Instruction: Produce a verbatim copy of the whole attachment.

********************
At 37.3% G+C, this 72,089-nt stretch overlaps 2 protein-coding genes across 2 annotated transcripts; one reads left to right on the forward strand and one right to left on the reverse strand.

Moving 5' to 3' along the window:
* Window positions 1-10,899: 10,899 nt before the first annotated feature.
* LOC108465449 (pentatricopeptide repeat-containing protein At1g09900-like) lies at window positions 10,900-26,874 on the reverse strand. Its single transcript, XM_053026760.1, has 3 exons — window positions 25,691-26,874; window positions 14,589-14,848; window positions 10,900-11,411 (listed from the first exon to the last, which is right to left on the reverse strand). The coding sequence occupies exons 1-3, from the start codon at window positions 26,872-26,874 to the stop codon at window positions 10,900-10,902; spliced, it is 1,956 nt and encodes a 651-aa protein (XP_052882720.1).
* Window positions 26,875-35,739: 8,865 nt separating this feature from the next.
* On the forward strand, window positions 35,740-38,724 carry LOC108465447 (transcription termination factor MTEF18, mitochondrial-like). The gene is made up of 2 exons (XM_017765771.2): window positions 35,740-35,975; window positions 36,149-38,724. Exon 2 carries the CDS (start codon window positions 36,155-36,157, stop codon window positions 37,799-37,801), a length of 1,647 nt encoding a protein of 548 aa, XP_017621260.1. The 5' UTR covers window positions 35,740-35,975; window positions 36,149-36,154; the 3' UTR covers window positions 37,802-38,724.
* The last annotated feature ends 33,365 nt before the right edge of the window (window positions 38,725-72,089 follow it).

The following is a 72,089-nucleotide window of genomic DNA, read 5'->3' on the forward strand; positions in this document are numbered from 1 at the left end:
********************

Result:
At 37.3% G+C, this 72,089-nt stretch overlaps 2 protein-coding genes across 2 annotated transcripts; one reads left to right on the forward strand and one right to left on the reverse strand.

Moving 5' to 3' along the window:
* Window positions 1-10,899: 10,899 nt before the first annotated feature.
* LOC108465449 (pentatricopeptide repeat-containing protein At1g09900-like) lies at window positions 10,900-26,874 on the reverse strand. Its single transcript, XM_053026760.1, has 3 exons — window positions 25,691-26,874; window positions 14,589-14,848; window positions 10,900-11,411 (listed from the first exon to the last, which is right to left on the reverse strand). The coding sequence occupies exons 1-3, from the start codon at window positions 26,872-26,874 to the stop codon at window positions 10,900-10,902; spliced, it is 1,956 nt and encodes a 651-aa protein (XP_052882720.1).
* Window positions 26,875-35,739: 8,865 nt separating this feature from the next.
* On the forward strand, window positions 35,740-38,724 carry LOC108465447 (transcription termination factor MTEF18, mitochondrial-like). The gene is made up of 2 exons (XM_017765771.2): window positions 35,740-35,975; window positions 36,149-38,724. Exon 2 carries the CDS (start codon window positions 36,155-36,157, stop codon window positions 37,799-37,801), a length of 1,647 nt encoding a protein of 548 aa, XP_017621260.1. The 5' UTR covers window positions 35,740-35,975; window positions 36,149-36,154; the 3' UTR covers window positions 37,802-38,724.
* The last annotated feature ends 33,365 nt before the right edge of the window (window positions 38,725-72,089 follow it).

The following is a 72,089-nucleotide window of genomic DNA, read 5'->3' on the forward strand; positions in this document are numbered from 1 at the left end: